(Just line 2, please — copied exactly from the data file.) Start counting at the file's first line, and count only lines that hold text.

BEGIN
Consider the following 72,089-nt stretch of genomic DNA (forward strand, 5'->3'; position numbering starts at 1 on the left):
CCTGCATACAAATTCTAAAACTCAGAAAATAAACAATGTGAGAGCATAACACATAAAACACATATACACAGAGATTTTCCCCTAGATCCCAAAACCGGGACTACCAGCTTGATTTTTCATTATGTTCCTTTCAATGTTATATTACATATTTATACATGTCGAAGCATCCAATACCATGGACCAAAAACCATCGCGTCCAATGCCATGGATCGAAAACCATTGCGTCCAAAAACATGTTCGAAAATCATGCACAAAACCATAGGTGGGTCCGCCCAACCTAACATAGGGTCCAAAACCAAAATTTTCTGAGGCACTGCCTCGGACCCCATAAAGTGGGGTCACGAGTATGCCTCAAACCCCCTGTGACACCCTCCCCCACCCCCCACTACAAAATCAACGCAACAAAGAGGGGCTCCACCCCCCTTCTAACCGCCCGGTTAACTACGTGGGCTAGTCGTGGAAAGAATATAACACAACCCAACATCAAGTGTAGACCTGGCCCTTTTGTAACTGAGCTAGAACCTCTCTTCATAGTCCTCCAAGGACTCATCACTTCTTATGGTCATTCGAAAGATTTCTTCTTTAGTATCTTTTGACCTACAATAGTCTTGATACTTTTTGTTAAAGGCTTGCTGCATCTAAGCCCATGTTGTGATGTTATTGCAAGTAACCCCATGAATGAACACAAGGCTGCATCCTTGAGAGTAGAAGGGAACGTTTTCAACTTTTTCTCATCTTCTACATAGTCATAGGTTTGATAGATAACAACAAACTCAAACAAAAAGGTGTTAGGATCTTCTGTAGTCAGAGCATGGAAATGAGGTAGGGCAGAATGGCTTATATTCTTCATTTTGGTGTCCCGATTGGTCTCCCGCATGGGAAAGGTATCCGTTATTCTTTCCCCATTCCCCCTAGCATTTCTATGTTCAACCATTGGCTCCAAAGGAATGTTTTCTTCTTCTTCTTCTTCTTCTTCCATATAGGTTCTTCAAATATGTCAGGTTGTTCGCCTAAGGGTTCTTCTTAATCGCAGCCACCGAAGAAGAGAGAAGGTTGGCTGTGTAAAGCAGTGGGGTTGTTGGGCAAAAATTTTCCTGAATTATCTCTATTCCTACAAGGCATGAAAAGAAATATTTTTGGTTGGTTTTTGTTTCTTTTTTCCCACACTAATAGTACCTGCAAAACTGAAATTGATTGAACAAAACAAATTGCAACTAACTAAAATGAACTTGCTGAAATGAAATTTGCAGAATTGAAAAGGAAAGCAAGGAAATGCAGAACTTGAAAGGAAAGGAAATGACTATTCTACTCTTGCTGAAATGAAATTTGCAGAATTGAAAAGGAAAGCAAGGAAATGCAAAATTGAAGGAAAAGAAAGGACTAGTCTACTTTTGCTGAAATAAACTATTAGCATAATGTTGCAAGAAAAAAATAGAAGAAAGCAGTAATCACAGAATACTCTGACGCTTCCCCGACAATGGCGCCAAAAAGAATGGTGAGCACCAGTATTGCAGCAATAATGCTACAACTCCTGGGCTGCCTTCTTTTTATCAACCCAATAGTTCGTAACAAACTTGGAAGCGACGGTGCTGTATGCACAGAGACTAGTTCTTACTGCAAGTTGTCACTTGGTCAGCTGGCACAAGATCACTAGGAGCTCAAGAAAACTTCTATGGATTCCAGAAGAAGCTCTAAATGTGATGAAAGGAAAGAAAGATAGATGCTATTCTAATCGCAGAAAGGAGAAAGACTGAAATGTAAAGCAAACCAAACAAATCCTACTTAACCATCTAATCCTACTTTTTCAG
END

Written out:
CCTGCATACAAATTCTAAAACTCAGAAAATAAACAATGTGAGAGCATAACACATAAAACACATATACACAGAGATTTTCCCCTAGATCCCAAAACCGGGACTACCAGCTTGATTTTTCATTATGTTCCTTTCAATGTTATATTACATATTTATACATGTCGAAGCATCCAATACCATGGACCAAAAACCATCGCGTCCAATGCCATGGATCGAAAACCATTGCGTCCAAAAACATGTTCGAAAATCATGCACAAAACCATAGGTGGGTCCGCCCAACCTAACATAGGGTCCAAAACCAAAATTTTCTGAGGCACTGCCTCGGACCCCATAAAGTGGGGTCACGAGTATGCCTCAAACCCCCTGTGACACCCTCCCCCACCCCCCACTACAAAATCAACGCAACAAAGAGGGGCTCCACCCCCCTTCTAACCGCCCGGTTAACTACGTGGGCTAGTCGTGGAAAGAATATAACACAACCCAACATCAAGTGTAGACCTGGCCCTTTTGTAACTGAGCTAGAACCTCTCTTCATAGTCCTCCAAGGACTCATCACTTCTTATGGTCATTCGAAAGATTTCTTCTTTAGTATCTTTTGACCTACAATAGTCTTGATACTTTTTGTTAAAGGCTTGCTGCATCTAAGCCCATGTTGTGATGTTATTGCAAGTAACCCCATGAATGAACACAAGGCTGCATCCTTGAGAGTAGAAGGGAACGTTTTCAACTTTTTCTCATCTTCTACATAGTCATAGGTTTGATAGATAACAACAAACTCAAACAAAAAGGTGTTAGGATCTTCTGTAGTCAGAGCATGGAAATGAGGTAGGGCAGAATGGCTTATATTCTTCATTTTGGTGTCCCGATTGGTCTCCCGCATGGGAAAGGTATCCGTTATTCTTTCCCCATTCCCCCTAGCATTTCTATGTTCAACCATTGGCTCCAAAGGAATGTTTTCTTCTTCTTCTTCTTCTTCTTCCATATAGGTTCTTCAAATATGTCAGGTTGTTCGCCTAAGGGTTCTTCTTAATCGCAGCCACCGAAGAAGAGAGAAGGTTGGCTGTGTAAAGCAGTGGGGTTGTTGGGCAAAAATTTTCCTGAATTATCTCTATTCCTACAAGGCATGAAAAGAAATATTTTTGGTTGGTTTTTGTTTCTTTTTTCCCACACTAATAGTACCTGCAAAACTGAAATTGATTGAACAAAACAAATTGCAACTAACTAAAATGAACTTGCTGAAATGAAATTTGCAGAATTGAAAAGGAAAGCAAGGAAATGCAGAACTTGAAAGGAAAGGAAATGACTATTCTACTCTTGCTGAAATGAAATTTGCAGAATTGAAAAGGAAAGCAAGGAAATGCAAAATTGAAGGAAAAGAAAGGACTAGTCTACTTTTGCTGAAATAAACTATTAGCATAATGTTGCAAGAAAAAAATAGAAGAAAGCAGTAATCACAGAATACTCTGACGCTTCCCCGACAATGGCGCCAAAAAGAATGGTGAGCACCAGTATTGCAGCAATAATGCTACAACTCCTGGGCTGCCTTCTTTTTATCAACCCAATAGTTCGTAACAAACTTGGAAGCGACGGTGCTGTATGCACAGAGACTAGTTCTTACTGCAAGTTGTCACTTGGTCAGCTGGCACAAGATCACTAGGAGCTCAAGAAAACTTCTATGGATTCCAGAAGAAGCTCTAAATGTGATGAAAGGAAAGAAAGATAGATGCTATTCTAATCGCAGAAAGGAGAAAGACTGAAATGTAAAGCAAACCAAACAAATCCTACTTAACCATCTAATCCTACTTTTTCAG